Vincent Ward's nearly forgotten The Navigator: A Mediaeval Odyssey (1988) takes place in 1348, when the Black Plague threatens to engulf a small village. One resident, Griffin, has a vision that if he places a cross atop a certain temple, the plague will be averted. Led by Griffin, a group of villagers tunnel into the center of the earth and emerge in 1988 New Zealand. This is a dense, slow-moving film that can easily baffle its viewers, but it still has its fans.
Two more Past Man in Present films appearing in the 1980s of note: Flight of the Navigator (1986) doesn't quite live up to its intriguing premise, in which a 12 year-old boy falls into a ravine in 1978 and steps out in 1986. Scientists begin to probe his brain to find out what happened, and his only clue comes in the form of strange dreams. And in The Philadelphia Experiment (1984), the Navy, circa 1943, is experimenting with a new kind of invisible radar, when it accidentally sends two men into the future, to 1984.
Les Visiteurs (The Visitors)
Finally, by far the most successful Past Man in Present movie hails from France, where it held the all-time box office record until bested by Titanic. In Les Visiteurs (The Visitors) (1993), a senile sorcerer accidentally sends a 12th-century knight (Jean Reno) and his squire (Christian Clavier) to the present. They enlist the aid of a descendant to get back home. A weaker sequel, Les Couloirs du temps: Les visiteurs 2 (Corridors of Time: The Visitors II) (1998) followed, as did the inevitable, lackadaisical American remake, Just Visiting (2001), in which Reno and Clavier reprised their roles.
Future Man in Present
This category finds us at a distinct disadvantage. Since we know nothing of the future, we never know if these time travelers are here for our benefit or to harm us. The best example of this comes in James Cameron's Terminator films. In Cameron's story, people can travel through time in a giant globe, but they lose their clothes during the trip. In the first film, two figures arrive in the present day of 1984, one a big, monosyllabic man-mountain (Arnold Schwarzenegger), and the second the handsome, spry Kyle Reese (Michael Biehn). They're both looking for Sarah Connor (Linda Hamilton). The former wants to kill her and the latter wants to save her. In the future, machines have taken over, and Connor's son leads the human rebellion against them, so the machines have devised a clever, if unorthodox, method of wiping him out before he's even born.
If it's not giving away too much, the machines fail, and so they try again several years later in Terminator 2: Judgment Day (1991) [Extreme Edition]. Now Sarah's son John (Edward Furlong) is ten years old. The terminator (Schwarzenegger) appears again, but this time he's on our side, having been captured and re-programmed by the humans. The bad guy is an even deadlier thing, a shape-shifter called the T-1000 (played by Robert Patrick), and made of a kind of malleable liquid metal.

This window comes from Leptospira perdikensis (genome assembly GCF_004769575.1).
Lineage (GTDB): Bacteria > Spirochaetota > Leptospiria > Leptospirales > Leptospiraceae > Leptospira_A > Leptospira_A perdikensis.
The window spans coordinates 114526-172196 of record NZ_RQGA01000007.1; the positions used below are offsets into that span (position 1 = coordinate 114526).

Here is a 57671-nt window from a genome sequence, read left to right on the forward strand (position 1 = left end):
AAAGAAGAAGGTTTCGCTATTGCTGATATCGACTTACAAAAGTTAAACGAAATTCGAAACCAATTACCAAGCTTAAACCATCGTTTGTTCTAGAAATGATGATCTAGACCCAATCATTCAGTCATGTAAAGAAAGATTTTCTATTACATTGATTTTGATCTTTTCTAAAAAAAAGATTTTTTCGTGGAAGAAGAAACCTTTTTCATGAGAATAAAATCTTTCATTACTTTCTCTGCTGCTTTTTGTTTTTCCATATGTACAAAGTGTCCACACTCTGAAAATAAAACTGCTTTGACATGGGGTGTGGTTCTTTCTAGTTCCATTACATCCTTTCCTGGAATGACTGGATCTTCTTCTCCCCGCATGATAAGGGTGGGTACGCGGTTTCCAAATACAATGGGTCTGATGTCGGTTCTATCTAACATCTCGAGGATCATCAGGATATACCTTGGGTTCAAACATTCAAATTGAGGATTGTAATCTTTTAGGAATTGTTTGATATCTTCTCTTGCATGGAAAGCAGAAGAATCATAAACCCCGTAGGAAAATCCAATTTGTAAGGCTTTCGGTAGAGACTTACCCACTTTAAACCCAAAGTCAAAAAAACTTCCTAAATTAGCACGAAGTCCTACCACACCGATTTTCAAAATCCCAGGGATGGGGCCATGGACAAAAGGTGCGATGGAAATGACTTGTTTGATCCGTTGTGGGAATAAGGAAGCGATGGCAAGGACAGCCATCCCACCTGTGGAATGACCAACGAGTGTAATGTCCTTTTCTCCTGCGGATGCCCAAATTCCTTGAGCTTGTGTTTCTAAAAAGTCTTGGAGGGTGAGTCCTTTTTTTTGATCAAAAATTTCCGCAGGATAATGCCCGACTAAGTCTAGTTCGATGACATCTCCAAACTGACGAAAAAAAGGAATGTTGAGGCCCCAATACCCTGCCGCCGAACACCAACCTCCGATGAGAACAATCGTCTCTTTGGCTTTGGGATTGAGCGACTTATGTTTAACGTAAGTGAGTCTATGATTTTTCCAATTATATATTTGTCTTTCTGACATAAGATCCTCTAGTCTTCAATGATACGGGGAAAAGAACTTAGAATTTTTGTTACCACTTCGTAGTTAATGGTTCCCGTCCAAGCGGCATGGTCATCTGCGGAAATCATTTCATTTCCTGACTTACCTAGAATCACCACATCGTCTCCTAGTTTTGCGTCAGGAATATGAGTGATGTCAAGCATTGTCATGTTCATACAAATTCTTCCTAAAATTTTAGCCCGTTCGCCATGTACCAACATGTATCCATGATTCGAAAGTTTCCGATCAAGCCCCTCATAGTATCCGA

Cameron directed both films with a huge amount of style and personality, effortlessly jumping from the $6.4 million original to the $88 million sequel. Both are superbly written with plenty of great ideas and clever twists. Unfortunately, that didn't last when it came time for the lazy 2003 sequel, Terminator 3: Rise of the Machines. Of the original cast and crew, only Schwarzenegger could be persuaded to return. Jonathan Mostow (U-571) took over the direction and Nick Stahl took over the role of the older John Connor (though Furlong was also the appropriate age). Blond babe Kristanna Loken plays the new villainess, though her powers are slightly unclear this time. It was overall a hugely disappointing and obligatory conclusion to an otherwise lively trilogy.
Future Man in the Present (and Whales).
Another very good example of the future man visiting the present comes in Brad Anderson's unusual romance, Happy Accidents (2000). New Yorker Ruby Weaver (Marisa Tomei) has trouble meeting the right guy until Sam Deed (Vincent D'Onofrio) walks into her life. He's a little odd, but they get along swell - until he reveals to her that he's really a time traveler from the year 2470. The movie's catch is that we never know whether to really believe him or not. He could be telling the truth or he could be crazy - either scenario is possible. Anderson, who also directed the romantic comedy Next Stop Wonderland and the horror film Session 9, has a knack for mixing genres, in a refreshing combination of grit and sweetness. The only catch is that D'Onofrio, who has padded his resume with an impressive collection of psychos and weirdos, doesn't particularly fit the role of romantic lead; we constantly worry that he's suddenly going to flip and murder poor Tomei in cold blood.